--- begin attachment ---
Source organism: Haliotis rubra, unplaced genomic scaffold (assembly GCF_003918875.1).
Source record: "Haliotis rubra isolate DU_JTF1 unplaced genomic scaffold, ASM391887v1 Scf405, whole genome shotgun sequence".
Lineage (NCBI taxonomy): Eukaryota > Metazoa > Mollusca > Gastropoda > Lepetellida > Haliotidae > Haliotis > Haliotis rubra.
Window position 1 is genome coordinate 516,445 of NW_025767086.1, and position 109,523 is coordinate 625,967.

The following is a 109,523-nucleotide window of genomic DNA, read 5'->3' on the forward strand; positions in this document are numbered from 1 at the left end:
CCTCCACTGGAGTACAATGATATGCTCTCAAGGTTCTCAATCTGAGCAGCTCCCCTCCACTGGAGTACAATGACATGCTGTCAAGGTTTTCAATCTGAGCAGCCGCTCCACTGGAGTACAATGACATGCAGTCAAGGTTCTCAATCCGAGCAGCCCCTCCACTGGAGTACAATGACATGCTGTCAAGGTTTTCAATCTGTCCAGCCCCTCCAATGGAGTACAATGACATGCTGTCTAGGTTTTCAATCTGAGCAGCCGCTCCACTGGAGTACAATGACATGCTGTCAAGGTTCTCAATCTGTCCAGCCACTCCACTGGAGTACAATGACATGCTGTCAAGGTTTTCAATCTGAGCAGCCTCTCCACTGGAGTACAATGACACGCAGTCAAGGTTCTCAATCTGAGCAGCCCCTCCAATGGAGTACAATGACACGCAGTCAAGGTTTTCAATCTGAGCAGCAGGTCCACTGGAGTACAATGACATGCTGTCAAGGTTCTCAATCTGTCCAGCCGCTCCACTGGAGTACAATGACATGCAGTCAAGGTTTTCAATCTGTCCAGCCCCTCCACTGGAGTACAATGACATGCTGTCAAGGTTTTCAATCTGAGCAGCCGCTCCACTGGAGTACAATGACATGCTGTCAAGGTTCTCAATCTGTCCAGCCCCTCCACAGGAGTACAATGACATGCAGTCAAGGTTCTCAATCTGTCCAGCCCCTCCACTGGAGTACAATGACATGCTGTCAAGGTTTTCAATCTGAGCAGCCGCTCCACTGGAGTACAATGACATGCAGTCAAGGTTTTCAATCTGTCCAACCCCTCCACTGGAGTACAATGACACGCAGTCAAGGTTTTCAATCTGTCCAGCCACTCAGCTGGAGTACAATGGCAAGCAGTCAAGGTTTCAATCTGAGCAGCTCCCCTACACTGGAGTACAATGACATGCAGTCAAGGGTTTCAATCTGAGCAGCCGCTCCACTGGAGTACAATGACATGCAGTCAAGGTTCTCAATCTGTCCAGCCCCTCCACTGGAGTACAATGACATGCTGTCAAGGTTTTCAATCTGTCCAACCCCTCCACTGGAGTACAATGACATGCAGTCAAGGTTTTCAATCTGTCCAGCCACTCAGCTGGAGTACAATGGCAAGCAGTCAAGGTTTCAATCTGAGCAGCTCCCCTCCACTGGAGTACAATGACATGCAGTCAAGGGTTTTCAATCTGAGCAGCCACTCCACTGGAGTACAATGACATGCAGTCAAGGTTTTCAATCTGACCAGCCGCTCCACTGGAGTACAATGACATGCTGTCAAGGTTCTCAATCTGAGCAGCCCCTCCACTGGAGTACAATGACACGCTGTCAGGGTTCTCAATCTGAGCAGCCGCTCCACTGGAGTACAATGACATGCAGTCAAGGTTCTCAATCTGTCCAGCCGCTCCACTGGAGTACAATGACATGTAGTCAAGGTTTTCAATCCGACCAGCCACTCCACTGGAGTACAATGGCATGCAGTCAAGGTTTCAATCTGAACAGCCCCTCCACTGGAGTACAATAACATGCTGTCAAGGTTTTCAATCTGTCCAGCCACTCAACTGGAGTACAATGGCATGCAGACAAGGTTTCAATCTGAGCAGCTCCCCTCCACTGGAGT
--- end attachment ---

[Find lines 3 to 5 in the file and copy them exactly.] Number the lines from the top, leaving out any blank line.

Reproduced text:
Lineage (NCBI taxonomy): Eukaryota > Metazoa > Mollusca > Gastropoda > Lepetellida > Haliotidae > Haliotis > Haliotis rubra.
Window position 1 is genome coordinate 516,445 of NW_025767086.1, and position 109,523 is coordinate 625,967.

The following is a 109,523-nucleotide window of genomic DNA, read 5'->3' on the forward strand; positions in this document are numbered from 1 at the left end: